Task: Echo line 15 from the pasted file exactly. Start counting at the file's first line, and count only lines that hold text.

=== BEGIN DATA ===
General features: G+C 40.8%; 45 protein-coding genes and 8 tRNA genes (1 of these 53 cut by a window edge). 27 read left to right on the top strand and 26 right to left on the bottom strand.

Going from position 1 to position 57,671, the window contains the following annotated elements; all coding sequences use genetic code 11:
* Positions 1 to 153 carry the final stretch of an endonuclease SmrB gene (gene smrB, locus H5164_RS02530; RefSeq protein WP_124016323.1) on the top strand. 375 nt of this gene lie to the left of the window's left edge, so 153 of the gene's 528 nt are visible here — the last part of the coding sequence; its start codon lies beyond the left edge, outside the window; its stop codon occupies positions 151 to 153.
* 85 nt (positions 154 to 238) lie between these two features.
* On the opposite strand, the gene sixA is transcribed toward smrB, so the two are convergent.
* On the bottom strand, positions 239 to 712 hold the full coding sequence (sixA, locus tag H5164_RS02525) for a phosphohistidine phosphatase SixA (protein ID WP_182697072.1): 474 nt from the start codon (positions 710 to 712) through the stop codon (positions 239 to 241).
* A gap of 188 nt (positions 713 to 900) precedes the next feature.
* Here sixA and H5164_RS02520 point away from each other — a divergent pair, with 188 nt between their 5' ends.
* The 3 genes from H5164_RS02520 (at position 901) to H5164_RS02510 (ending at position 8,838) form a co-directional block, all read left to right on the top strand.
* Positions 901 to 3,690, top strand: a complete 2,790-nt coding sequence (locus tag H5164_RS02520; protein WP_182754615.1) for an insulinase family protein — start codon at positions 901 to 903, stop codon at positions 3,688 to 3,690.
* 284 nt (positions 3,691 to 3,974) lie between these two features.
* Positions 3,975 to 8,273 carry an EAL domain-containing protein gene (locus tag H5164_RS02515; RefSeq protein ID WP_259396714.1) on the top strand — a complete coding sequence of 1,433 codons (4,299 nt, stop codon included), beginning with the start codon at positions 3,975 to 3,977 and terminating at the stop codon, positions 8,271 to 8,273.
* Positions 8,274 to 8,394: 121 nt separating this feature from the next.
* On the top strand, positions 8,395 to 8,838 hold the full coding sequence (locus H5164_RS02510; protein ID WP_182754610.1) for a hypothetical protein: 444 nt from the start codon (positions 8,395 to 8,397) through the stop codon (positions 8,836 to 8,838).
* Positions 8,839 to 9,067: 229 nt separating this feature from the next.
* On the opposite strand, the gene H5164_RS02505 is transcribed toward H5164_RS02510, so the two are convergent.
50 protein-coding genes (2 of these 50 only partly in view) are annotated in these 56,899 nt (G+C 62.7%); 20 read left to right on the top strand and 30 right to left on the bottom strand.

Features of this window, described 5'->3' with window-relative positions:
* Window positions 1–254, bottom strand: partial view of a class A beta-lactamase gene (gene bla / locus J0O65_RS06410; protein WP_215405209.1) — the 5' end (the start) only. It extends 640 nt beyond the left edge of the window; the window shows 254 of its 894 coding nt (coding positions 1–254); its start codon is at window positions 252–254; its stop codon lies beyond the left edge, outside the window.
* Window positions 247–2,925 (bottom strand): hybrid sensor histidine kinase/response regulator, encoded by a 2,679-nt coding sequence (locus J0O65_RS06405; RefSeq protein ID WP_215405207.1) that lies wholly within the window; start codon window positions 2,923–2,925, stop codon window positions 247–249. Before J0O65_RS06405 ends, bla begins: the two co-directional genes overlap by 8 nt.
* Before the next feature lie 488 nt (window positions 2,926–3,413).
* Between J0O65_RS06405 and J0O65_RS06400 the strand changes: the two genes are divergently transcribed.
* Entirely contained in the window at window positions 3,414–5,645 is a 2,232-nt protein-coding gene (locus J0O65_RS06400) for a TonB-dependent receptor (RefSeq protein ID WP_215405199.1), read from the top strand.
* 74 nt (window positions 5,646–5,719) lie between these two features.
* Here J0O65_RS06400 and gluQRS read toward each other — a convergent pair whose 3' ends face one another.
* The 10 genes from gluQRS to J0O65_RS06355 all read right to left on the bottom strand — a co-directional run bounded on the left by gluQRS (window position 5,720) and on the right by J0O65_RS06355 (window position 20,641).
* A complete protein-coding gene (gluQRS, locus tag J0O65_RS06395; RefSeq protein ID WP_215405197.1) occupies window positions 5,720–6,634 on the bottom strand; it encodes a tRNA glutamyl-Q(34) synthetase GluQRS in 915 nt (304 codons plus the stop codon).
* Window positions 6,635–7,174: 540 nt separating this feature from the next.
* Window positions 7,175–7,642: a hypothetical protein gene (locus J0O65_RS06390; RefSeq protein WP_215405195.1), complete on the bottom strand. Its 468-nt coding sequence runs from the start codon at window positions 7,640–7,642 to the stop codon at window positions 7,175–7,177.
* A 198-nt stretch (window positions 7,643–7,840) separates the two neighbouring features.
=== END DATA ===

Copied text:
* Positions 8,839 to 9,067: 229 nt separating this feature from the next.